Eragon by Christopher Paolini

Paolini, C. (2003). Eragon. New York, NY: Random House, Inc.
ISBN-13: 978-0375826696

Genre: Adventure, Fantasy, Dragons, Elves, Magic

Reading level/ interest age: 12+

Plot summary:

Eragon goes out hunting one day when a mysterious object falls from the sky. Curious, he goes to investigate the item and decides to take it home. Thinking he can make a profit, Eragon shows the item, about the size of a large rock, to a seller in the hopes of trading it for food. The seller turns Eragon away and he goes home. The “rock” hatches a few days later and a small blue dragon emerges. Eragon decides to hide the dragon on his father’s farm and goes back into town seeking advice from a hermit. When he returns, the farm is destroyed and his father lies dead among the wreck. Eragon knows what creatures killed his father and decides to go after the murderers. He is stopped by the hermit who reveals that he knows about the dragon riders and offers Eragon assistance. Eragon grudgingly accepts and starts off on a long journey in the sake of revenge.

Reader’s annotation:

Eragon finds a mysterious egg that turns out to contain a dragon! Riders have not existed for several hundred years, will Eragon resurrect a legacy?

Information about the author:

“Christopher Paolini was born on November 17, 1983 in Southern California. He has lived most of his life in Paradise Valley, Montana with his parents and younger sister, Angela. As a child, he often wrote short stories and poems, made frequent trips to the library, and read widely. The idea of Eragon began as the daydreams of a teen. Christopher's love for the magic of stories led him to craft a novel that he would enjoy reading. The project began as a hobby, a personal challenge; he never intended it to be published. All the characters in Eragon are from Christopher's imagination except Angela the herbalist, who is loosely based on his sister. Christopher was fifteen when he wrote the first draft of Eragon. He took a second year to revise the book and then gave it to his parents to read.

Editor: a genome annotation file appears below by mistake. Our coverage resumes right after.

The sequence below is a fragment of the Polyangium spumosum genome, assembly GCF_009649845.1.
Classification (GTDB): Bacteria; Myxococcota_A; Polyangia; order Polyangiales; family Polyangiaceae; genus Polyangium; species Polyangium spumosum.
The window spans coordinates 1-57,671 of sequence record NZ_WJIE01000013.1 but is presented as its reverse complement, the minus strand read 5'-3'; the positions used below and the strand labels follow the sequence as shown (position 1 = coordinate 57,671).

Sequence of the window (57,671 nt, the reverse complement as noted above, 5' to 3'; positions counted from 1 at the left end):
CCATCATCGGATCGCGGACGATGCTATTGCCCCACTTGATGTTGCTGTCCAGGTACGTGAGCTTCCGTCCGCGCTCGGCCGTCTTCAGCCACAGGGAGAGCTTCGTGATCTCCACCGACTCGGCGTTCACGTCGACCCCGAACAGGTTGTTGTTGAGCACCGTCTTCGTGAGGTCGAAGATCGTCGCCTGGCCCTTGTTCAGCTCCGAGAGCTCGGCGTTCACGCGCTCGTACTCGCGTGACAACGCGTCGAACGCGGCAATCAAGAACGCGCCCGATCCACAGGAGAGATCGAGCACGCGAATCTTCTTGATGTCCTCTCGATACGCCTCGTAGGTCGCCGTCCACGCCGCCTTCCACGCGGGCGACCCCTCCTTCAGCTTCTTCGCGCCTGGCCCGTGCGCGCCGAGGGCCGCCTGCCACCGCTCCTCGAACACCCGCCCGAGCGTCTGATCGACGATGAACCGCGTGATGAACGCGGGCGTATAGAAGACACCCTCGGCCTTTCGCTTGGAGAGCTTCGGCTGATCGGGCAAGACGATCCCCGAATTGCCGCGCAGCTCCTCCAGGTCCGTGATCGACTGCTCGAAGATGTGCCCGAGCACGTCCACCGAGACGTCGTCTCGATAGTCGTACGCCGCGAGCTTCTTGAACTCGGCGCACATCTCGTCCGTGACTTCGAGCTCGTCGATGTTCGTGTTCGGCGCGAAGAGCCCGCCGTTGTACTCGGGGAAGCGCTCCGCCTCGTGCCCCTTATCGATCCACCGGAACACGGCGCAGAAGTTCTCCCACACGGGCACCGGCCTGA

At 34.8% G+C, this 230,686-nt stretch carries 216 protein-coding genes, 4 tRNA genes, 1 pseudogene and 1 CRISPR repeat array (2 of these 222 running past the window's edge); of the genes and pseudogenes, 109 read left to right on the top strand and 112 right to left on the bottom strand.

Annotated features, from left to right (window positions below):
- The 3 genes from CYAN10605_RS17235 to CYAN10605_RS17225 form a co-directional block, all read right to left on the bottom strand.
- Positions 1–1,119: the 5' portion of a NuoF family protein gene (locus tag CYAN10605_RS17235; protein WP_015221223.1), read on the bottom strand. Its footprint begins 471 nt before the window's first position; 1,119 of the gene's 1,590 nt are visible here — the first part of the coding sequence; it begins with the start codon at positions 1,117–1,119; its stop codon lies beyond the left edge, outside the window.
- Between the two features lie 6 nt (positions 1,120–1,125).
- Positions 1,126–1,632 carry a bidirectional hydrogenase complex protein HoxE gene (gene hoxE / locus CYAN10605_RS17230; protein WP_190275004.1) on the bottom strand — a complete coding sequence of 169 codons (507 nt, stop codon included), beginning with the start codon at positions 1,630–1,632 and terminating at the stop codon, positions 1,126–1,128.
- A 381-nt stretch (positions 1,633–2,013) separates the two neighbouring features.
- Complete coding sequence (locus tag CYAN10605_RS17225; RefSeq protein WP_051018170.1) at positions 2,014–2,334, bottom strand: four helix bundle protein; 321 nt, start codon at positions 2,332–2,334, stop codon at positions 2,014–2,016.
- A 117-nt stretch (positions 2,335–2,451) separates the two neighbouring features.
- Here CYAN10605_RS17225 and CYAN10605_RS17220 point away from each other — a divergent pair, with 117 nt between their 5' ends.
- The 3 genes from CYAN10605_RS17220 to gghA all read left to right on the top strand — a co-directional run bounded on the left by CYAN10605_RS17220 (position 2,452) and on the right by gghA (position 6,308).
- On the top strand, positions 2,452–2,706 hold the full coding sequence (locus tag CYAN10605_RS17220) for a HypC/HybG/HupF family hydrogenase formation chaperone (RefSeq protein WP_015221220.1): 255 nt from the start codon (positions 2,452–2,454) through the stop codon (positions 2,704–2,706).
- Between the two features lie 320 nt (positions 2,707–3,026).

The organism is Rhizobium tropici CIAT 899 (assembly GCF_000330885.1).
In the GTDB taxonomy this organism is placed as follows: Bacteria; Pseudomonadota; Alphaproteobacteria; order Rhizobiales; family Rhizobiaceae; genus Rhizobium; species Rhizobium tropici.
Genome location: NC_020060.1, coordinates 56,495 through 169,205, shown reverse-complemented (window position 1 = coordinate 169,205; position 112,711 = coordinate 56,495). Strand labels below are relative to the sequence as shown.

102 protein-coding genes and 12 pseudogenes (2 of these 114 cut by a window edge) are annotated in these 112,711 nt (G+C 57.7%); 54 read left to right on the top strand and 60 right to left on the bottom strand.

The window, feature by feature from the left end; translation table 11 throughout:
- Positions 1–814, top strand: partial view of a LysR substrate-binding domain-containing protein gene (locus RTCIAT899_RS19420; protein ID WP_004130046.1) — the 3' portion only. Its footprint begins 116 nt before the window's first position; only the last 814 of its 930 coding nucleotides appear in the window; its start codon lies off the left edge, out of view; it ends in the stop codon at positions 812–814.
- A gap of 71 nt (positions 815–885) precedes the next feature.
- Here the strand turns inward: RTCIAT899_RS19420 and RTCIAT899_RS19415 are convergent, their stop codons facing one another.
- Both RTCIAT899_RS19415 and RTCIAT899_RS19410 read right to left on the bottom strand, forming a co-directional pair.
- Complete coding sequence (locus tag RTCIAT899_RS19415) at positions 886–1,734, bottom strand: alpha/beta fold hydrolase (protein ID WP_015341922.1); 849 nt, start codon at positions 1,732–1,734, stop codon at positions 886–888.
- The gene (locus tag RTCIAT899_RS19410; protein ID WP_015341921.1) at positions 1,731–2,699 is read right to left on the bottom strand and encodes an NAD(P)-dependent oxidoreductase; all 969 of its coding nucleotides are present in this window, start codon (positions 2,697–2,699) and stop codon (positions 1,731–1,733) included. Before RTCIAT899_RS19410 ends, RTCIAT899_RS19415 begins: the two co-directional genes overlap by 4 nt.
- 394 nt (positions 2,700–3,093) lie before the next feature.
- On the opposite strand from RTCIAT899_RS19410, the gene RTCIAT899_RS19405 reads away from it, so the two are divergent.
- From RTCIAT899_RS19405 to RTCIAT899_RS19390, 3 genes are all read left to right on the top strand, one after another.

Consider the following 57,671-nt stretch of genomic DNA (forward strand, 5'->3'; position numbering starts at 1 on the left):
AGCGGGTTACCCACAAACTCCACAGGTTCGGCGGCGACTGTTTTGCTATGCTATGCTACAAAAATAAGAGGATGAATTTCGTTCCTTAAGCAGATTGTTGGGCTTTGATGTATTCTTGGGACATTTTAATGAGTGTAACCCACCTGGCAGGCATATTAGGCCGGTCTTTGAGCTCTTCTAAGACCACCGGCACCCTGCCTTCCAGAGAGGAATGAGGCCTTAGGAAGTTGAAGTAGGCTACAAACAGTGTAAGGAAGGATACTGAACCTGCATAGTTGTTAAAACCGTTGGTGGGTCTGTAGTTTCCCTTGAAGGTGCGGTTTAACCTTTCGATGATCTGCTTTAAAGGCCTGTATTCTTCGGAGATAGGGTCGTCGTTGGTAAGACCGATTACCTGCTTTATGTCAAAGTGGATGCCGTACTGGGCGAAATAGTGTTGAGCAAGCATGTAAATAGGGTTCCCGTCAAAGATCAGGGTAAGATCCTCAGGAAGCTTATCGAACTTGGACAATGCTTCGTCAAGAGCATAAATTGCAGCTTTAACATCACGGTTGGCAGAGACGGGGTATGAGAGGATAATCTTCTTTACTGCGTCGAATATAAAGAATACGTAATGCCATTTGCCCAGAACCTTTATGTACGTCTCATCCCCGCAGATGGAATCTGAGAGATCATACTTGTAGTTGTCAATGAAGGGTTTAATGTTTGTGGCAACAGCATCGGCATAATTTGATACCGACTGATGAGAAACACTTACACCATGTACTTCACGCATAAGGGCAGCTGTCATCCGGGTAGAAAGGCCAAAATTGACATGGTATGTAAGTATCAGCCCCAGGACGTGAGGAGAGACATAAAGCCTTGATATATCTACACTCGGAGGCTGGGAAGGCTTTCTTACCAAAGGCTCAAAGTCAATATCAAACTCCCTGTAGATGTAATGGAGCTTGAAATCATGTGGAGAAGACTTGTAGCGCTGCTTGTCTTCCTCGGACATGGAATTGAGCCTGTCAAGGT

“The family decided to self-publish the book and spent a third year preparing the manuscript for publication: copyediting, proofreading, designing a cover, typesetting the manuscript, and creating marketing materials. During this time Christopher drew the map for Eragon, as well as the dragon eye for the book cover (that now appears inside the Knopf hardcover edition). The manuscript was sent to press and the first books arrived in November 2001. The Paolini family spent the next year promoting the book at libraries, bookstores, and schools in 2002 and early 2003. In summer 2002, author Carl Hiaasen, whose stepson read a copy of the self-published book while on vacation in Montana, brought Eragon to the attention of his publisher, Alfred A. Knopf, which is part of Random House. Knopf published Eragon in August 2003. Eldest, which continues the adventures of Eragon and the dragon Saphira was published in August 2005, and in December 2006, Fox 2000 released their movie adaptation of Eragon in theaters around the world” (, 2014).

Curriculum ties: N/A

Booktalking ideas:

1.       What kind of adventures would you seek if you had your own dragon?
2.       Would you risk spell casting?

Critical evaluation:

Eragon is a mildly interesting though not very original adventure story. The author fails to elicit a strong emotion from his readers. Though there are scenes in the book meant to be tearjerkers, readers will make it through the entirety of the book dry-eyed. None of the characters are so remarkable as to be missed when they die off. Surprisingly, though Eragon meets a potential love interest, he does not fall head-over-heels for her and they never make much more of a connection other than sharing a mutual respect for one another. The final battle is also unremarkable and a bit of a letdown. This book could have easily existed by itself rather than have been the beginning of an entire series. The author does leave some loose ends but not enough for some people to wish to continue with the saga. Eragon is predictable and though it has a high page count, perhaps it would be better listed under the title of Juvenile Fiction rather than Young Adult.

Challenge issues: N/A

Why included:

Although I believe that there are better books out there than Eragon that involve dragons and adventure, this series is much loved by many people. I think that it could encourage reluctant readers and entice them to pick up other books in the same fantasy genre.

Reference: (2014). Christopher Paolini Biography. Retrieved August 22, 2014 from

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